He jointly came up with the theory of evolution by natural selection, corresponded with the great and good of society, and was given the highest honour possible from a British monarch.
His correspondents included David Lloyd George, William Gladstone, Rudyard Kipling, George Bernard Shaw and Arthur Conan Doyle.
And on his death 100 years ago, obituaries were effusive in their praise, calling him the last of the great Victorians.
You would be forgiven for the name Charles Darwin popping into your head - but you would be wrong.
The theory of evolution by natural selection was published jointly between Darwin and Monmouthshire-born Alfred Russel Wallace, whose interest in natural history developed when he moved to Neath and worked as a land surveyor with his brother.
But while today Darwin is a household name synonymous with the theory, Wallace struggles to gain anywhere near the recognition of his friend.
This is illustrated by an appeal this year to raise funds for a life-sized bronze statue to honour Wallace - it only reached half of its £50,000 target.
Wallace expert Dr George Beccaloni, who is a curator at the Natural History Museum where the statue would stand, said: "We have enough money to pay for a torso and arms at the moment.
"There are hundreds of Darwin statues and busts but there's not even a bust of Wallace.
"There's a side-profile roundel on the wall at Westminster Abbey - not far from Darwin's grave. There's not a lot else."
Interestingly, Wallace was not overlooked during his lifetime and was awarded the Order of Merit, the highest honour that could be given by the British monarch to a civilian.
His correspondents included some of the most significant politicians in recent British history, and celebrated authors and poets.
"He was extremely famous and possibly the most famous scientist and one of the most famous people in the world when he died (in 1913)," said Dr Beccaloni.
'Grabbed the imagination'
"There were very long, glowing obituaries in all the world's papers from Bombay to Boston saying he was the last of the great Victorians.
"One of the papers said only a great ruler would have had the sort of level of obituary recognition as Wallace."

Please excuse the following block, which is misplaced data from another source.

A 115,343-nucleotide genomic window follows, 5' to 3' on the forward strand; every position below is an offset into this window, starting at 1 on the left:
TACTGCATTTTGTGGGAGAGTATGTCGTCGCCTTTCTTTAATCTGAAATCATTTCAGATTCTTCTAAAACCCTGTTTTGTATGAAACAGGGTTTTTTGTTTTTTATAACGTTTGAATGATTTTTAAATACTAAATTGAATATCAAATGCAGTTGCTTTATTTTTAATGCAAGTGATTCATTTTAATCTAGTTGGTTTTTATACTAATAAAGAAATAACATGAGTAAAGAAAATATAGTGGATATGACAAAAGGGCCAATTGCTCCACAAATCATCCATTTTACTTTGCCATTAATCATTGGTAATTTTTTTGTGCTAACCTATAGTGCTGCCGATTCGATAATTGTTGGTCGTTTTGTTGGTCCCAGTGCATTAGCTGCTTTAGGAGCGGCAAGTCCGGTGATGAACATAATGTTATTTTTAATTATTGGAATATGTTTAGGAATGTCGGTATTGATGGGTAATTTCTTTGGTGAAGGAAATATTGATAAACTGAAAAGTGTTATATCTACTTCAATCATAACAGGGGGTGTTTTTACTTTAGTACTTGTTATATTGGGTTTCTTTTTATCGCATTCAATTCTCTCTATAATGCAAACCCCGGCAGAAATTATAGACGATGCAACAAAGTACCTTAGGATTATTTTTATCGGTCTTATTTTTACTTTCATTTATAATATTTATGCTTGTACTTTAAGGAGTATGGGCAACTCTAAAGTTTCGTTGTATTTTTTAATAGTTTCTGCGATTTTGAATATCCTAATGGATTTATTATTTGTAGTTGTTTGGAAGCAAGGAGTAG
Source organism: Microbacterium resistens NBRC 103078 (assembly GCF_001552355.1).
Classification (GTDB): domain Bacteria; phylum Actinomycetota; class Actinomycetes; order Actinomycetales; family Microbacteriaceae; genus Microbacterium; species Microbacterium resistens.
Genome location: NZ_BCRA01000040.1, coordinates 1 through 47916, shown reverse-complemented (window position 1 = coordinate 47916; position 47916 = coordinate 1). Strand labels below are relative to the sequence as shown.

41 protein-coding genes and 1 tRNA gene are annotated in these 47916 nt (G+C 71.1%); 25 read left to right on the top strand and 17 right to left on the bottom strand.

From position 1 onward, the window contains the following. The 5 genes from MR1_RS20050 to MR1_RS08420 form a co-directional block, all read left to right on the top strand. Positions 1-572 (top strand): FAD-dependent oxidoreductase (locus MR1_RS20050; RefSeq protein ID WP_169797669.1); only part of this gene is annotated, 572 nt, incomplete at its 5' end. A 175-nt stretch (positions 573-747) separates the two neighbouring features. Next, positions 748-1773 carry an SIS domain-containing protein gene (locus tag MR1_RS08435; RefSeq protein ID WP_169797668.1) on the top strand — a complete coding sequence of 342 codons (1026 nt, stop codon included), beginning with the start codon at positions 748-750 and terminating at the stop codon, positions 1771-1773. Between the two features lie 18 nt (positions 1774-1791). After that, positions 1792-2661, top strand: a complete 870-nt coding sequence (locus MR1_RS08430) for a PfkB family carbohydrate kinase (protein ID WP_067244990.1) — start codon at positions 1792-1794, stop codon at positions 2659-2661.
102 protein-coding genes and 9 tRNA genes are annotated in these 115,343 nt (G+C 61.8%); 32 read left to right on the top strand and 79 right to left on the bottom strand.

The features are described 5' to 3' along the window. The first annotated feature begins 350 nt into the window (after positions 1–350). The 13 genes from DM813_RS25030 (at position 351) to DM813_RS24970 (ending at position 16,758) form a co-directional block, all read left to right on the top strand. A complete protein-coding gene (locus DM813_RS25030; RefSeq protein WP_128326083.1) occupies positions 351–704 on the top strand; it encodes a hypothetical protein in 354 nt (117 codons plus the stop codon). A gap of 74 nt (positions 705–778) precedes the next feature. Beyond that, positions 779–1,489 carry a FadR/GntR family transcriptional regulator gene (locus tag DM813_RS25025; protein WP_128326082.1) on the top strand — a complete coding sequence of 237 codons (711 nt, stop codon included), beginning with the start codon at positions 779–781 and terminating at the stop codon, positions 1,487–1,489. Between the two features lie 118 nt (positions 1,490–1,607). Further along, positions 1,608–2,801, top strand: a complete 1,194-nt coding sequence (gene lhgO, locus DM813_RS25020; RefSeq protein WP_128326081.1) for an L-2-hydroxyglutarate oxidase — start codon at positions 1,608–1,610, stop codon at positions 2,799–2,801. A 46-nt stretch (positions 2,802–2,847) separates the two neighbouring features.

He said Darwin was more famous but died many years before Wallace leaving Wallace to go on and become "the most famous living biologist in Britain".
So where did it go wrong for Wallace's reputation?
Prof Jim Costa, director of a biological research station in North Carolina, USA, and an expert on both men, says part of the problem appears to be that Wallace failed to promote his role in formulating the theory as effectively as Darwin.
While they had jointly published the theory of evolution by natural selection in a paper in August 1858, it was Darwin's On the Origin of Species the very next year that truly grabbed the public's imagination.
Even one of Wallace's own books appeared to pass on the credit for the discovery. It was called 'Darwinism: An Exposition of the Theory of Natural Selection with Some of Its Applications'!
Prof Costa said another factor was what became known as the "eclipse of Darwinism", when natural selection fell out of favour in the late 19th Century.
By the time it was revived in the 1930s, neither man was around and the world was a very different place.
"I think when this idea was resurrected in 1930 there was a new generation and they very much had Darwin on their minds," said Prof Costa.
"Wallace I think had a role in this - his book 'Darwinism' for example. He tended to downplay his role in public forums and that just didn't serve him well.
"When it [natural selection] was resurrected, it was always associated with Darwin."
He said when evolutionary biology really took off in the 1940s, the history of the discovery had been largely forgotten.
A Darwin "industry" developed and, said Prof Costa, it viewed Darwin as the "great visionary".
While little has changed since in terms of public acclaim, there are signs that Wallace's work is gaining more recognition in certain circles.
A series of events are being held around the world to commemorate the centenary of Wallace's death this year under the Wallace100 banner.
These include an exhibition in Swansea, a lecture in Berlin and a two-day conference in Malaysia.
Comedian Bill Bailey recently unveiled a restored portrait of Wallace at the Natural History Museum and has also filmed a two-part documentary for the BBC about Wallace.
Thousands of Wallace's letters have been put online for the first time, including correspondence with Darwin about evolution by natural selection.
There is even hope for the statue with renewed efforts being made to raise the rest of the money by August.
But gaining the same level of acclaim as Darwin is another matter.
"I think that in the popular imagination, it would be very, very difficult. It's indelibly Darwin and monkeys," said Prof Costa.
"I don't think there's much we can do about that but I do think he will emerge from relative eclipse by Darwin, certainly in the broad academic world and the world of naturalists.
"He contributed so much."